echo "<your twit>" | wc -c -

Count your Twit length before posting


-5
By: jyro
2010-08-02 03:35:54

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  • Really bored during class so I made this... Basically, you hold period (or whatever) and hit enter after a second and you need to make the next line of periods the same length as the previous line... My record was 5 lines of the same length. It's best if you do it one handed with your pointer on period and ring on enter.


    8
    count="1" ; while true ; do read next ; if [[ "$next" = "$last" ]] ; then count=$(($count+1)) ; echo "$count" ; else count="1" ; echo $count ; fi ; last="$next" ; done
    dabom · 2010-03-30 04:02:29 11

  • 5
    awk '{count[length]++}END{for(i in count){printf("%d: %d\n", count[i], i)}}'
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  • Pipe any JSON to jq, then count with the appropiate expression and use the | length on the array


    0
    echo '[1,2,3]' | jq '. | length'
    particleflux · 2018-05-03 06:34:05 0
  • This will clear the current playlist. Almost exactly same command can be used with xmms2: xmms2 clear && xmms2 add http://twit.am:80/listen && xmms2 play Show Sample Output


    0
    mpc clear && mpc add http://twit.am:80/listen && mpc play
    asolkar · 2010-05-26 17:01:59 0
  • Go to "https://twitter.com/search/realtime?q=%23TeamFollowBack&src=hash" and then copy al the text on the page. If you scroll down the page will be bigger. Then put al the text in a text file called twit.txt If you follow the user there is a high probability the users give you follow back. To follow all the users you can use an iMacros script.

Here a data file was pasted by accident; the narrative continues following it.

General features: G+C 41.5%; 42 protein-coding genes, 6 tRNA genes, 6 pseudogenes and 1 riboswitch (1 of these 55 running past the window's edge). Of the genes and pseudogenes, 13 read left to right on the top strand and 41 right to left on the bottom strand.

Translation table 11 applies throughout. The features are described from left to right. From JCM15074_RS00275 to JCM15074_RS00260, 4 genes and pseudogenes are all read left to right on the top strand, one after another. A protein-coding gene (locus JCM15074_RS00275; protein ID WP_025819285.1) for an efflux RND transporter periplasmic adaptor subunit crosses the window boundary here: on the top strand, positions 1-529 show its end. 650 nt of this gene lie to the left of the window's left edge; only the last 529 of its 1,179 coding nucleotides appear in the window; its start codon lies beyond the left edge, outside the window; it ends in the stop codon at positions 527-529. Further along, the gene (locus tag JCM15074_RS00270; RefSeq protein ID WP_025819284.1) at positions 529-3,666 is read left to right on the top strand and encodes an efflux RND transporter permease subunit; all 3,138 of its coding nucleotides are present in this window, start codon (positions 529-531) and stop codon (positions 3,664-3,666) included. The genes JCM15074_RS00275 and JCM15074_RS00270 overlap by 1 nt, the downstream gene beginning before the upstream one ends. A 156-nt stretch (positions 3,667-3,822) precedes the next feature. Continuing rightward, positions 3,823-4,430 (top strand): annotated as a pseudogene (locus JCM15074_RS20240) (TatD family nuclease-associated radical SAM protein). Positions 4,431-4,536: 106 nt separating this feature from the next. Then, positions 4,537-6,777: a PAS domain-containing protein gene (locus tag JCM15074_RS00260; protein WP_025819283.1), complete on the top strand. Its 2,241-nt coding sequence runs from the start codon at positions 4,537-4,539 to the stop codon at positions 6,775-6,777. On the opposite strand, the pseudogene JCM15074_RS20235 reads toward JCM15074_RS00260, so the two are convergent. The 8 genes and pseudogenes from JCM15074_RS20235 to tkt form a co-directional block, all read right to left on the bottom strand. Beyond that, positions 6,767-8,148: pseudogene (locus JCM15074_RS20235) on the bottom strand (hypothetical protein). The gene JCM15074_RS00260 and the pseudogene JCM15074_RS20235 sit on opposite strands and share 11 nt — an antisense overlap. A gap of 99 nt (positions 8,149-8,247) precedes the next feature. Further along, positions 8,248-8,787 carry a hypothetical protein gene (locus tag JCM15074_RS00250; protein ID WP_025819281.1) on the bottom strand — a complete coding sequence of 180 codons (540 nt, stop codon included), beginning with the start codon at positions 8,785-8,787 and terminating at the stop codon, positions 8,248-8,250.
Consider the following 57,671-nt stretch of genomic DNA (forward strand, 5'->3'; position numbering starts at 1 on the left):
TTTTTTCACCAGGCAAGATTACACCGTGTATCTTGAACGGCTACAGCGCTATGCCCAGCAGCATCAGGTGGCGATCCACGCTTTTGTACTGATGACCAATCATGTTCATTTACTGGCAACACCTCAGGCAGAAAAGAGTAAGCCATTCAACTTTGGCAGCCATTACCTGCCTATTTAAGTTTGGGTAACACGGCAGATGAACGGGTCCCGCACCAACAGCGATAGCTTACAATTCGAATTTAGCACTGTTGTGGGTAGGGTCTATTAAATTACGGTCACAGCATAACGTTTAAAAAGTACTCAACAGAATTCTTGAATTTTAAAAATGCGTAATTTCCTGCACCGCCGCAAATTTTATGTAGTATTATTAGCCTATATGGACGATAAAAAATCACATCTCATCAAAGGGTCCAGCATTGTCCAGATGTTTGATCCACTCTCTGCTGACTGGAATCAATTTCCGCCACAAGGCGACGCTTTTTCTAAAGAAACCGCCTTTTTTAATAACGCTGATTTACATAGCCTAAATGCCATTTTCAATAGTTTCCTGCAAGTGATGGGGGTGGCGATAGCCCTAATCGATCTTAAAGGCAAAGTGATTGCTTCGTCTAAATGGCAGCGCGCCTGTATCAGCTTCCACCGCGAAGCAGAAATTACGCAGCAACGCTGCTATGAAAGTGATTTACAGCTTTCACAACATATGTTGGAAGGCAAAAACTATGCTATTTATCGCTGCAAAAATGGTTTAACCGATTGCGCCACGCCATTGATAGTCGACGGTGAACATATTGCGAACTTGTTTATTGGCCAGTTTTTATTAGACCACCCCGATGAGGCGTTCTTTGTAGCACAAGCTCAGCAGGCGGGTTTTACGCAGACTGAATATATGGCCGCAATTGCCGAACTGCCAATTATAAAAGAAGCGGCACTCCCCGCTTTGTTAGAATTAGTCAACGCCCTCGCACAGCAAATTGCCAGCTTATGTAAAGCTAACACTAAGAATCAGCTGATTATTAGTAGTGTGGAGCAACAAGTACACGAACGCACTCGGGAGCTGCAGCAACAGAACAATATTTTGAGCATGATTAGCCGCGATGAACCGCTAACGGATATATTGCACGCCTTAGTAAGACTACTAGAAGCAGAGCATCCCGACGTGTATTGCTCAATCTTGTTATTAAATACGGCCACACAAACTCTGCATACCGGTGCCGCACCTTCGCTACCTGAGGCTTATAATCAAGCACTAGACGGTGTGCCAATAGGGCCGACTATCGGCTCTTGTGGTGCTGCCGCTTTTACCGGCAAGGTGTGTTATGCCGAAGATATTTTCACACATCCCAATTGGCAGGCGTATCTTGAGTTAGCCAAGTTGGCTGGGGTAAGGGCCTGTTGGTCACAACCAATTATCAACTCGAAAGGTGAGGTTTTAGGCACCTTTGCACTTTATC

-6
    for a in $(seq 5 8); do cat twit.txt | cut -d " " -f$a | grep "^@" | sort -u; done > followlst.txt
    xmuda · 2013-03-29 21:07:09 0
  • Here's an annotated version of the command, using full-names instead of aliases. It is exactly equivalent to the short-hand version. # Recursively list all the files in the current directory. Get-ChildItem -Recurse | # Filter out the sub-directories themselves. Where-Object { return -not $_.PsIsContainer; } | # Group the resulting files by their extensions. Group-Object Extension | # Pluck the Name and Count properties of each group and define # a custom expression that calculates the average of the sizes # of the files in that group. # The back-tick is a line-continuation character. Select-Object ` Name, Count, @{ Name = 'Average'; Expression = { # Average the Length (sizes) of the files in the current group. return ($_.Group | Measure-Object -Average Length).Average; } } | # Format the results in a tabular view, automatically adjusted to # widths of the values in the columns. Format-Table -AutoSize ` @{ # Rename the Name property to something more sensible. Name = 'Extension'; Expression = { return $_.Name; } }, Count, @{ # Format the Average property to display KB instead of bytes # and use a formatting string to show it rounded to two decimals. Name = 'Average Size (KB)'; # The "1KB" is a built-in constant which is equal to 1024. Expression = { return $_.Average / 1KB }; FormatString = '{0:N2}' } Show Sample Output


    0
    ls -r | ?{-not $_.psiscontainer} | group extension | select name, count, @{n='average'; e={($_.group | measure -a length).average}} | ft -a @{n='Extension'; e={$_.name}}, count, @{n='Average Size (KB)'; e={$_.average/1kb}; f='{0:N2}'}
    brianpeiris · 2012-03-13 17:58:10 2

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